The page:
On the People's Court, woman turning left, many hits her from behind
when she stops because of cross traffic.
Man drivign SUV says roughly that "on the newer cars, anti-lock
braking prevents the wheels from locking up so one stops slowly."
I thought on dry, non-gravel-covered roads, anti-lock braking had no
Even after he lost, he thought it was the fault of the driver in
I saw that too. Going as slow as both litigants stated and agreed to
(about 5 mph), ABS had no part in the cause of the accident. He wasn't
paying attention, plain and simple. Even if ABS takes a millisecond
longer to stop, he was following too close for the vehicle he was
driving, not paying attention, or bad brakes. None of the excuses hold
I am under the impression that ABS keeps the tires from sliding which
will in fact stop quicker in ALL circumstances by not letting the tire
lose traction and control. Once a tire locks up, there is no traction,
or at least very little.
If you ever get the chance, try driving on ice without ABS. You will
then see how good ABS is.
Eh, *good* ABS is good. *BAD* ABS, which I've experienced, can in
fact cause significantly increased braking distances in some
conditions compared to not having it at all. But good tires make even
more of a difference; and <5 MPH ABS is not a factor as often the
wheel speed sensors don't have the resolution to distinguish between
very slow wheel rotation and a stopped or locked wheel. So the ABS
shuts itself off at very low speeds in most (all?) cases.
On Thu, 23 Jun 2011 05:32:31 -0700 (PDT), jamesgangnc
The VAST majority are variable reluctance - not Hall Effect - and are
basically AC generators - so YES, speed IS an issue. If they were Hall
Effect they would, generally, be 3 wire active devices - and all I've
seen and worked on are only 2 wire.
Also, check the manual re: how to check ABS sensors. AC voltmeter -
turn the wheel and note voltage. Compare wheel to wheel to determine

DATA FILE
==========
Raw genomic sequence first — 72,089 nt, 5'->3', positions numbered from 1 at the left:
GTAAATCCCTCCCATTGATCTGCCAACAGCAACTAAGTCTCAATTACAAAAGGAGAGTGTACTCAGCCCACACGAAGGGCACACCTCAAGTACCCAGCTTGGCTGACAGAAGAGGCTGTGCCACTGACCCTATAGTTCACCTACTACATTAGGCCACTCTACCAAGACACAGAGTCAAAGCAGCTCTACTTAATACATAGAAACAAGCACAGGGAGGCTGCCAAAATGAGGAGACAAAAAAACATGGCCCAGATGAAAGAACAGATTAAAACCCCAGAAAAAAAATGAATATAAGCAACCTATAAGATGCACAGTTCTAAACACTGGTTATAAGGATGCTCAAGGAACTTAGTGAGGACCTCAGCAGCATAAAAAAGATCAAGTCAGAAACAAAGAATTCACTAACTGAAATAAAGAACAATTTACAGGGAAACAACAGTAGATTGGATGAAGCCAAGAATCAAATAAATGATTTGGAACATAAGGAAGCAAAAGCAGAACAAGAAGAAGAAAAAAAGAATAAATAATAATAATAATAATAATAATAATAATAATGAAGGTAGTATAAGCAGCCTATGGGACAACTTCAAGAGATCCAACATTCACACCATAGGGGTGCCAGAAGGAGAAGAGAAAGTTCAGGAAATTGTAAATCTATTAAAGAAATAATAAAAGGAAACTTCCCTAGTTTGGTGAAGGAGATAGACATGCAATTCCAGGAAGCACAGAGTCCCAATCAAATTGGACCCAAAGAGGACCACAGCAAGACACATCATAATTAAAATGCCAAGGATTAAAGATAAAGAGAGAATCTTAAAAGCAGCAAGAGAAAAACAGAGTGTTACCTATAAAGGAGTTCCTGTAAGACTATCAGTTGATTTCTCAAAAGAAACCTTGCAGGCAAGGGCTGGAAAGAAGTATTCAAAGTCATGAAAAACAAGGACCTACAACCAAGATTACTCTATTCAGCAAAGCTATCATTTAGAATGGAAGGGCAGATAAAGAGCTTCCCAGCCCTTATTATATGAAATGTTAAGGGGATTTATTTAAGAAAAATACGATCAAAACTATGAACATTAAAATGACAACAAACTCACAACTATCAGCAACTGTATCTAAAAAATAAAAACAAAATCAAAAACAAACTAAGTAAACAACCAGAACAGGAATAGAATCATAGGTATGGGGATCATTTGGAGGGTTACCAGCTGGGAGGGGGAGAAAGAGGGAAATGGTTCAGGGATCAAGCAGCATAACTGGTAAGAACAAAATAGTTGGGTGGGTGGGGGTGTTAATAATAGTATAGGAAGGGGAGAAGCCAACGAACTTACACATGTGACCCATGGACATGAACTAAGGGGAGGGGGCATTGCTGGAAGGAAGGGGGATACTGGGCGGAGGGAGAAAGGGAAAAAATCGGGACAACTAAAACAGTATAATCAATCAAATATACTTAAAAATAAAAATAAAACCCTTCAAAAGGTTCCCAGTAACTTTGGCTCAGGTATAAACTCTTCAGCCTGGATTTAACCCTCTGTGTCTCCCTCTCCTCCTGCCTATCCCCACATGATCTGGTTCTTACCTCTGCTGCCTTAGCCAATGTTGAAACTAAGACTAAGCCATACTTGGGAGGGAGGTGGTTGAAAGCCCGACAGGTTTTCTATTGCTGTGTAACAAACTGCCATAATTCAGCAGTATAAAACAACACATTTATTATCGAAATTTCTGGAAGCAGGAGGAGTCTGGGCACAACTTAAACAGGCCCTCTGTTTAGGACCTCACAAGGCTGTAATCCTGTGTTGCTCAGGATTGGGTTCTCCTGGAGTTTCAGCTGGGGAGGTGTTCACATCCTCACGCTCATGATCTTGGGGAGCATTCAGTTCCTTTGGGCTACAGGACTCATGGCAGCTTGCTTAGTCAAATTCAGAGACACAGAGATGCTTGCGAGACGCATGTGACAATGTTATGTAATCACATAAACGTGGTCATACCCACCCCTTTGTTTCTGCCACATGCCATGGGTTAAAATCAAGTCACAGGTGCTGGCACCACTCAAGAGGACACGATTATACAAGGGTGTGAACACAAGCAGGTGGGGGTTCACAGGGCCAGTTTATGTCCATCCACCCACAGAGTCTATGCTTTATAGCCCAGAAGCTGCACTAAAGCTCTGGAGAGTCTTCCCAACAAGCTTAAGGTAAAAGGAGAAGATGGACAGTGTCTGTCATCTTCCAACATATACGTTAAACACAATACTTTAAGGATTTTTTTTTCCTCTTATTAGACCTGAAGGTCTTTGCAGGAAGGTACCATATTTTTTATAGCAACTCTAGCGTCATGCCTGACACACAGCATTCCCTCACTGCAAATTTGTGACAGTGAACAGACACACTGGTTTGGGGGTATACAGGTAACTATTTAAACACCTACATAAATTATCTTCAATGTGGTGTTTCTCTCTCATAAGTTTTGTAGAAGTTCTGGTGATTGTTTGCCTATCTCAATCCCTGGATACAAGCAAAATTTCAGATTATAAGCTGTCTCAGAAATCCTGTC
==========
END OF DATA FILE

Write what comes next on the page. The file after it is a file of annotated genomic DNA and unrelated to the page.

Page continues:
if one is weak. That means they are pulse generators, not
interupters. The faster they turn, the higher the amplitude of the
pulse (or highe voltage).
So the ABS shuts itself off at very low speeds in most (all?) cases.
That's my experience. I back out onto a steep alley. When there is
snow or ice I must go as slow as possible. The ABS will not work and
at times have slid the entire length.
My complaint, when going very slow my anti lock will come on, on bumpy
roads, and when you get wheel hop, and the anti lock feature is a
hazard in this case. Especially on one downhill slope onto an artery.
ABS just guarantees that you will hit what you hit SQUARE.
There are MANY situations where I can stop much quicker without ABS
than with - particularly in sloppy wet snow conditions. I have had the
brakes virtually "go away" under those conditions - while without ABS
you can slide the tires enough to let them "dig through" the slop -
giving you a fighting chance at getting stopped - sideways -
On Thu, 23 Jun 2011 19:21:15 -0400, firstname.lastname@example.org wrote:
I don't have ABS, but I've had that feeling when I thought about it,
that it woudl do what you say.
I've actually driven very well on ice and snow, except that one time
there was no ice most places and black ice where the road bent to the
right and I slid to the outside lane and hit the car coming the other
way. Totalled his car, 3000 for mine, bumped my knee but no one hurt.
Happend at 6PM. The next day, when I tried to get out of bed, my leg
wouldn't work. I told it to straighten so I could stand on it and it
didnt' do anything. I had to use my hands to straighten it, to go to
the bathroom. Spent the day in bed. All day, leg didnt' work. Next
day, leg is fine. Works fine, jab it everywhere and nothing hurts at
all. My body was like the doctor saying, Give it a rest for a day.
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